You want to check to see if two shell variables are equal, but there are two different test operators: -eq and = (or ==). So which one should you use?
The type of comparison you need determines which operator you should use. Use the -eq operator for numeric comparisons and the equality primary = (or ==) for string comparisons.
Here’s a simple script to illustrate the situation:
# cookbook filename: strvsnum
# the old string vs. numeric comparison dilemma
VAR1=" 05 "
printf "%s" "do they -eq as equal? "
if [ "$VAR1" -eq "$VAR2" ]
printf "%s" "do they = as equal? "
if [ "$VAR1" = "$VAR2" ]
When we run the script, here is what we get:
$ bash strvsnum
do they -eq as equal? YES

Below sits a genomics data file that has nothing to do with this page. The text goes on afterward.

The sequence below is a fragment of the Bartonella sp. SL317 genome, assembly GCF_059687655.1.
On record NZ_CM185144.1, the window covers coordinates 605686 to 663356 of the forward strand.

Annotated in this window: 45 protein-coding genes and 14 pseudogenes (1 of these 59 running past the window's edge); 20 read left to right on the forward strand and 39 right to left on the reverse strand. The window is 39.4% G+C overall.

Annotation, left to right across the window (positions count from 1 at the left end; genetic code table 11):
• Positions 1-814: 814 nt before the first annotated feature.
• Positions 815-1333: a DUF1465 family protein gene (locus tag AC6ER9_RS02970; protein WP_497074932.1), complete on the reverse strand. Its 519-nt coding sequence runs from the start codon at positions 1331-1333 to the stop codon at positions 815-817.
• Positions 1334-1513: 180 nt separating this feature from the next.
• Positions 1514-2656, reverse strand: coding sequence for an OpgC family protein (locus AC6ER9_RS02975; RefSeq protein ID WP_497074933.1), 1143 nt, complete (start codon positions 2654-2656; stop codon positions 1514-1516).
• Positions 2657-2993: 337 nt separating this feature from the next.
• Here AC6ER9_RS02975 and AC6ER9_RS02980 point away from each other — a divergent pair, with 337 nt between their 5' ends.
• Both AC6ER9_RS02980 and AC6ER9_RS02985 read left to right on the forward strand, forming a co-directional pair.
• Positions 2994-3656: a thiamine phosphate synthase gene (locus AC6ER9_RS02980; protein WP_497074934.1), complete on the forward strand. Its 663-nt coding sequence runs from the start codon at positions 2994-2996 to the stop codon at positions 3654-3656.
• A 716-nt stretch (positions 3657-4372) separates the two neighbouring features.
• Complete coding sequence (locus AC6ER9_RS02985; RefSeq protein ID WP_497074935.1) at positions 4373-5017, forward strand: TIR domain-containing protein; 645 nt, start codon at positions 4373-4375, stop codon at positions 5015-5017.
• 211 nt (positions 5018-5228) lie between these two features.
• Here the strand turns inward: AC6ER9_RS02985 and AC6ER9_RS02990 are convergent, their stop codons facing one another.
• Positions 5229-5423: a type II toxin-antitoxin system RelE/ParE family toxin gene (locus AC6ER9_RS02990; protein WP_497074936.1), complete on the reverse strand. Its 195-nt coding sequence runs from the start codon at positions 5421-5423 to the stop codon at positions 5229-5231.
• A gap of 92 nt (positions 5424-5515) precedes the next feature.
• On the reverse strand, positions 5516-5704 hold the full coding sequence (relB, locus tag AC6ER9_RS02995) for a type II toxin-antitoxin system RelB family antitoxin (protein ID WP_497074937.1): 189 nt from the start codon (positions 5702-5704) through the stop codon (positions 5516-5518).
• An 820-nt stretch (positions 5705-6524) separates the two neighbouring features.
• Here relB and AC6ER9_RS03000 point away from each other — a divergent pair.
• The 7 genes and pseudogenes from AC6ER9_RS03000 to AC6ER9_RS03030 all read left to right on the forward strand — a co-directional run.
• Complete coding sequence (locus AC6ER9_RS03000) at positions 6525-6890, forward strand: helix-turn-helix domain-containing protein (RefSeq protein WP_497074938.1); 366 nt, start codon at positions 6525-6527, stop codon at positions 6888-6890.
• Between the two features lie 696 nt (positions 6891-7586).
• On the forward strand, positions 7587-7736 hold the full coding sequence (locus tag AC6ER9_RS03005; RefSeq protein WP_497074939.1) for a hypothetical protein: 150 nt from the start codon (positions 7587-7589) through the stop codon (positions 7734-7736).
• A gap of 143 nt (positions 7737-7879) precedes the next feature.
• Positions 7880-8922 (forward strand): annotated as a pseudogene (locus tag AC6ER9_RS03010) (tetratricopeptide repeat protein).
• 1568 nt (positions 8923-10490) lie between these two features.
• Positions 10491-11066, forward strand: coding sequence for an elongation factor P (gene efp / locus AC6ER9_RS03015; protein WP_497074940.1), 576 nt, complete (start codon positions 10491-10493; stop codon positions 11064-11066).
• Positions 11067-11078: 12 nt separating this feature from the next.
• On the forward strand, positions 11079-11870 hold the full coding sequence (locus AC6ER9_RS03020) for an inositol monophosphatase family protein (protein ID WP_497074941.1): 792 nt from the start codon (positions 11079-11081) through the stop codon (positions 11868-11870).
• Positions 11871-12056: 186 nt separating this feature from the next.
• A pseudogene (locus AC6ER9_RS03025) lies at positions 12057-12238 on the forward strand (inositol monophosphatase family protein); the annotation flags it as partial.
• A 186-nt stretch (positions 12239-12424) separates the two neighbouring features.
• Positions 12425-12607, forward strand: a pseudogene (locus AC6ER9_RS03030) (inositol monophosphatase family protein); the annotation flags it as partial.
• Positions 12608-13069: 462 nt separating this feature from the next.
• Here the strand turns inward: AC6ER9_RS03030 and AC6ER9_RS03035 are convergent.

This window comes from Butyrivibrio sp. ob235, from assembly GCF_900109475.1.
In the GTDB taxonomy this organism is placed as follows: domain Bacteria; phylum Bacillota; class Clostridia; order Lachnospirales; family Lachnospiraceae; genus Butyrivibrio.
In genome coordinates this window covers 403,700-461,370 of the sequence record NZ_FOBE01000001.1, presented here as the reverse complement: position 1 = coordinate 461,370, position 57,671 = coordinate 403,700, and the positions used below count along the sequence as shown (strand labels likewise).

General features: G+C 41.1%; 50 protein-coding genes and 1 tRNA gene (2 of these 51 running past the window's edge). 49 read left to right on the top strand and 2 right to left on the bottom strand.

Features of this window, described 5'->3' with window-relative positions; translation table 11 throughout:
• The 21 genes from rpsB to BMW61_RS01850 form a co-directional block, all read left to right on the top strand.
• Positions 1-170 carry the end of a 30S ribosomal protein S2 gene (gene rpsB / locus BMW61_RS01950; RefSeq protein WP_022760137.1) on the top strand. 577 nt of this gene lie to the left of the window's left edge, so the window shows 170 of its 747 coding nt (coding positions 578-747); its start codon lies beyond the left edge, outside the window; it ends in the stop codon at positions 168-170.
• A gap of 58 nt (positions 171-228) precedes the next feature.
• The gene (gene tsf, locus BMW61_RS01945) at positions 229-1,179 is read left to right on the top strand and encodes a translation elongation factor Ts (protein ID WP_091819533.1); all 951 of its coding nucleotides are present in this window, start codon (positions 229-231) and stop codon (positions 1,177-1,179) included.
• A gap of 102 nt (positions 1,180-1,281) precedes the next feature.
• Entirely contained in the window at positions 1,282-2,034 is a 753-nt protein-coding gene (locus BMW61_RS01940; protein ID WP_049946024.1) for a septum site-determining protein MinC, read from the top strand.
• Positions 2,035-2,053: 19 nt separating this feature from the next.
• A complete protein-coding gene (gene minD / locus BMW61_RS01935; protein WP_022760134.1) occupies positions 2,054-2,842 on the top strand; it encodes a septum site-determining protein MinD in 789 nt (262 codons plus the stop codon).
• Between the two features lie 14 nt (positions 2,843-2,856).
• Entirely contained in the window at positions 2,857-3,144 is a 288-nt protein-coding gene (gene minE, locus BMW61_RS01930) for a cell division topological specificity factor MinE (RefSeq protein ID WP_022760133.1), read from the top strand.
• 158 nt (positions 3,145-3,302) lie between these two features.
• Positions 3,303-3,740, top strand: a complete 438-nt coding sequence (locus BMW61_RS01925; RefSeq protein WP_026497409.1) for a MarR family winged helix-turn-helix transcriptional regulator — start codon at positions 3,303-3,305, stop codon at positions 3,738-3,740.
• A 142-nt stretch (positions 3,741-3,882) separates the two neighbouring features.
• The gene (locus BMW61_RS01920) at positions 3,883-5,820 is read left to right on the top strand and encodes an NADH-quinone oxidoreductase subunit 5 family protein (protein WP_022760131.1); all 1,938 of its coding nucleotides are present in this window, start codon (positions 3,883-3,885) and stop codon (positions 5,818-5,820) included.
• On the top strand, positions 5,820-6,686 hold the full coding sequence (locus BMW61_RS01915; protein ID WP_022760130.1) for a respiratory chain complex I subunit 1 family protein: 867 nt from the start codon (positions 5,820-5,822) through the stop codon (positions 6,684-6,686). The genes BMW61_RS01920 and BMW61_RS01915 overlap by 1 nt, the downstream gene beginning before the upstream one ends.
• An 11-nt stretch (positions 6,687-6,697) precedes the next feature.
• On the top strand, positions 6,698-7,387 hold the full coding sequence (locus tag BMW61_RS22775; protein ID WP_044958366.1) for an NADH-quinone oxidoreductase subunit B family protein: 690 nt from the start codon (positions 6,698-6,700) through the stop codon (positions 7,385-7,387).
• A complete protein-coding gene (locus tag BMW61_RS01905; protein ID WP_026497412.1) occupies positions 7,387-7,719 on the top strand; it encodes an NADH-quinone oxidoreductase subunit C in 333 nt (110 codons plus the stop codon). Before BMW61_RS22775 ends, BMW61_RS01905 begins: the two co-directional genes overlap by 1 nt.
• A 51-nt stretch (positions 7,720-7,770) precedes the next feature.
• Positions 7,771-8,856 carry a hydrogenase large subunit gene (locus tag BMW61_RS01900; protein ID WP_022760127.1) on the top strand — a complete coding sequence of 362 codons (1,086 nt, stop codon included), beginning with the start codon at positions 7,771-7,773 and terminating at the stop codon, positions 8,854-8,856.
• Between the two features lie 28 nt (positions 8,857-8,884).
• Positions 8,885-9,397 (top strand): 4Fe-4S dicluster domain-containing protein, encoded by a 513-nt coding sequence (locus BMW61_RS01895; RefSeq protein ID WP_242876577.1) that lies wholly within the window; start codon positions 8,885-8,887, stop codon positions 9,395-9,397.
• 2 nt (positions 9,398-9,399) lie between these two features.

do they = as equal? NO
While the numeric value is the same (5) for both variables, characters such as leading zeros and whitespace can mean that the strings are not equal as strings. Both = and == are accepted, but the single equal sign follows the POSIX standard and is more portable.
It may help you to remember which comparison to use if you can recognize that the-eq operator is similar to the FORTRAN .eq. operator.
(FORTRAN is a very numbers- oriented language, used for scientific computation.)
In fact, there are several numerical comparison operators, each similar to an old FORTRAN operator.